1997 Mark Stefik.

Principal Scientist, Xerox Palo Alto Research Center Park, Palo Alto, California; Ph.D., 1980, Stanford University; B.S., 1970, Stanford University.

ark Stefik.

Principal Scientist, Xerox Palo Alto Research Center Park, Palo Alto, California; Ph.D., 1980, Stanford University; B.S., 1970, Stanford University.

1. John P. Barlow, The Economy of Ideas: Rethinking Patents and Copyrights in the Digital Age, WIRED, March 1994, at 84, 129.

2. GEOFFREY A. MOORE, CROSSING THE CHASM: MARKETING AND SELLING HIGH-TECH PRODUCTS TO MAINSTREAM CUSTOMERS (1995).

3. GEOFFREY A. MOORE, INSIDE THE TORNADO (1995).

4. See generally BRUCE SCHNEIER, APPLIED CRYPTOGRAPHY: PROTOCOLS, ALGORITHMS, AND SOURCE CODE IN C (2nd ed. 1995).

5. See, e.g., Cross Industry Working Team, Electronic Cash, Tokens and Payments in the National Information Infrastructure (describing an electronic cash payment system), available at (visted May 9, 1997) <http://www.xiwt.org:3000/XIWT/documents/dig_cash_doc/ ElecCashToC.html>.

6. See, e.g., Jack T. Brassil et al., Electronic Marking and Identification Techniques to Discourage Document Copying, 13 IEEE J. ON SELECTED AREAS COMM. 1495 (1995), (technique for embedding hidden watermark within text documents); INGEMAR J. COX ET AL., SECURE SPREAD SPECTRUM WATERMARKING FOR MULTIMEDIA (1995) (NEC Research Institute Technical Report 95-10) (technique for embedding hidden watermark within audio and image data).

7. See, e.g., MAI Systems Corp. v. Peak Computer, Inc., 991 F.2d 511, 517-18 (9th Cir. 1993), cert. dismissed, 510 U.S. 1033 (1994) (loading software into RAM causes a "fixed" copy to be made).

8. "The test of reproduction, as the software courts [sic] have suggested, should be simply usefulness to the reproducer." Ira L. Brandriss, Writing in Frost on a Window Pane: E-mail and Chatting on RAM and Copyright Fixation, 43 J. COPYRIGHT SOC'Y U.S.A. 237, 275-76 (1996).

9. 17 U.S.C. 109(a) (1994).

10. 17 U.S.C. 107 (1994). In codifying the fair use doctrine, Congress has recognized that certain otherwise-infringing uses of a copyrighted work may be excused based on equitable factors. Courts have developed a four-factor test to determine whether a use is "fair." See, e.g., Campbell v. Acuff-Rose Music, Inc., 114 S. Ct. 1164 (1994).

11. Some scholars have suggested that a use should not be considered "fair" if the use could have been purchased through the market. See, e.g., Wendy J. Gordon, Fair Use as Market Failure: A Structural and Economic Analysis of the Betamax Case and its Predecessors, 82 COLUM. L. REV. 1600, 1609 ("A court generally should engage in balancing costs and benefits only if market failure has left it the only institution able to do so. ").

12. See generally MARK STEFIK, INTERNET DREAMS: ARCHETYPES, MYTHS, AND METAPHORS, 1-107 (1996).

13. It is not an infringement for the owner of a copy of a computer program to copy it provided that the new copy is for archival purposes only. 17 U.S.C. 117(2) (1994).

14. The subject of a photograph may have a tort action against unauthorized uses of his or her likeness, especially if the use is commercial, under right of publicity or right of privacy theories. See generally MARTIN P. HOFFMAN, THE RIGHTS OF PUBLICITY AND PRIVACY, SA71 ALI-ABA 209, 213 (1996).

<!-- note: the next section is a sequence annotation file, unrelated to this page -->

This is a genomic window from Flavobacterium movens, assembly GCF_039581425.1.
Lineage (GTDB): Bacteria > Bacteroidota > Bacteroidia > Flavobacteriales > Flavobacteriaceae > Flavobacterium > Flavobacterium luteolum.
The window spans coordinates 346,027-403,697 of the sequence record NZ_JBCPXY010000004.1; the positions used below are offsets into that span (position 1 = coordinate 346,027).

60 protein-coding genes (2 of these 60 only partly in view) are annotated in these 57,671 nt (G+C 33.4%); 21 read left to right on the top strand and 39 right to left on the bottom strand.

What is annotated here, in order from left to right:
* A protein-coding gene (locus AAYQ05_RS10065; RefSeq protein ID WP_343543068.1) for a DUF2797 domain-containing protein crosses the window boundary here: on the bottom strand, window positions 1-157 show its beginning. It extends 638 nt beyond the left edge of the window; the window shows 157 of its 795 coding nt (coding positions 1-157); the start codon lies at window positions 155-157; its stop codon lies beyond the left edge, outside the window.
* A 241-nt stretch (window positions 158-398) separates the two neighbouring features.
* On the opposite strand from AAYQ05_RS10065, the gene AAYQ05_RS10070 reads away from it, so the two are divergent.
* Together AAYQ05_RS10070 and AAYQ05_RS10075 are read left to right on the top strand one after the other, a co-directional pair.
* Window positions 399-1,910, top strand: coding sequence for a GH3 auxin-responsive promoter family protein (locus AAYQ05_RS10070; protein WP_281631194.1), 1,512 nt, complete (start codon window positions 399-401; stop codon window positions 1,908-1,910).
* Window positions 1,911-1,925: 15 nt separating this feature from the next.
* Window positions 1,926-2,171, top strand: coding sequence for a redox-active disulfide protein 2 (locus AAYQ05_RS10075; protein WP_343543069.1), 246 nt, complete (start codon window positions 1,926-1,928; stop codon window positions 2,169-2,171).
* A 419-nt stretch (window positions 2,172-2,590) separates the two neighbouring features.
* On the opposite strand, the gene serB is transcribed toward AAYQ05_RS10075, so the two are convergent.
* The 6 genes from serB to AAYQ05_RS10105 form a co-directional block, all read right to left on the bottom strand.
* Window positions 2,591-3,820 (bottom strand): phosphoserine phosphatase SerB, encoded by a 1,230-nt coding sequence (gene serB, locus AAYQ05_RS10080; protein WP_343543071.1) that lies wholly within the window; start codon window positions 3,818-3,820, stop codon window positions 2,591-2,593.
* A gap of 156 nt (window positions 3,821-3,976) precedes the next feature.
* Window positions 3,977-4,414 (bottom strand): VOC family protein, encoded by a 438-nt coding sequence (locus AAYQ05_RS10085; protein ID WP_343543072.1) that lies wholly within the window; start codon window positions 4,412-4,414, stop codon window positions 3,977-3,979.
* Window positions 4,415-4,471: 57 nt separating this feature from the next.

15. See, e.g., E. Scott Johnson, Protecting Distinctive Sounds: The Challenge of Digital Sampling, 2 J.L. & TECH. 273, 274 (1987) (raising the issue in the context of digital sampling of music).

16. "[T]he fair use of a copyrighted work . . . for purposes such as criticism, comment . . . scholarship, or research, is not an infringement of copyright." 17 U.S.C. 107 (1994).

17. 17 U.S.C.S. 302(a) (Law. Co-op., LEXIS through 11/12/96).

18. 17 U.S.C. 302(b) (1996).

19. 17 U.S.C. 302(c) (1996).

20. Id.

21. For example, strong encryption software falls within Category XIII(b) of the United States Munitions List, and export out of the United States is prohibited by the International Traffic in Arms Regulations (ITAR). 22 C.F.R. 121.1 (Michie, LEXIS through 4/18/97).

22. For example, the European Commonwealth has enacted local content requirements for television broadcasts whereby "member States shall ensure where practicable and by appropriate means, that broadcasters reserve for European works . . . a majority proportion of their transmission time, excluding the time appointed to news, sports events, games, advertising and teletext services." John D. Donaldson, Television Without Frontiers: The Continuing Tension Between Liberal Free Trade and European Cultural Integrity, 20 FORDHAM INT'L L.J. 90, 99 (1996).

23. The Communications Decency Act of 1996 provides that cable "distributor[s] shall limit the access of children to . . . sexually explicit adult programming . . . by not providing such programming during the hours when a significant number of children are likely to view it" unless the programming is fully blocked or scrambled. 47 U.S.C.A. 561 (West, WESTLAW through 11/12/96).

24. See Pamela Samuelson, Regulation of Technologies to Protect Copyrighted Works, COMM. ACM, July 1996, at 17, 17.